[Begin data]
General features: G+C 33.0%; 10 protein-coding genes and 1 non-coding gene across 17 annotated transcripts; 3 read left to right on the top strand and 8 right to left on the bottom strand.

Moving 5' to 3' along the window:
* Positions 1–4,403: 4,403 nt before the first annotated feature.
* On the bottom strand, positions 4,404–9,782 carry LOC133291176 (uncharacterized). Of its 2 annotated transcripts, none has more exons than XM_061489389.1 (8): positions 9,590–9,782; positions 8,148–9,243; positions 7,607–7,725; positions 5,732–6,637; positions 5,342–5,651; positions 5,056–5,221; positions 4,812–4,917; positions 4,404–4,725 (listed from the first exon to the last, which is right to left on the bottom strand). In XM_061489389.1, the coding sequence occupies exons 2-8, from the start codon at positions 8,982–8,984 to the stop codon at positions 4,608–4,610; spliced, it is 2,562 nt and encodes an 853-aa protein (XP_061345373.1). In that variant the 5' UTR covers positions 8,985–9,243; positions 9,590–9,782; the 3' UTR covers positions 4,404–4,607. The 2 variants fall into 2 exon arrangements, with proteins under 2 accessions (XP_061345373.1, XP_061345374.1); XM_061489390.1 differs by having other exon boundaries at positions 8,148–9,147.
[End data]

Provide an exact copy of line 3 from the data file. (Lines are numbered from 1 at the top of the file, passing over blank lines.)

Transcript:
* Positions 1–4,403: 4,403 nt before the first annotated feature.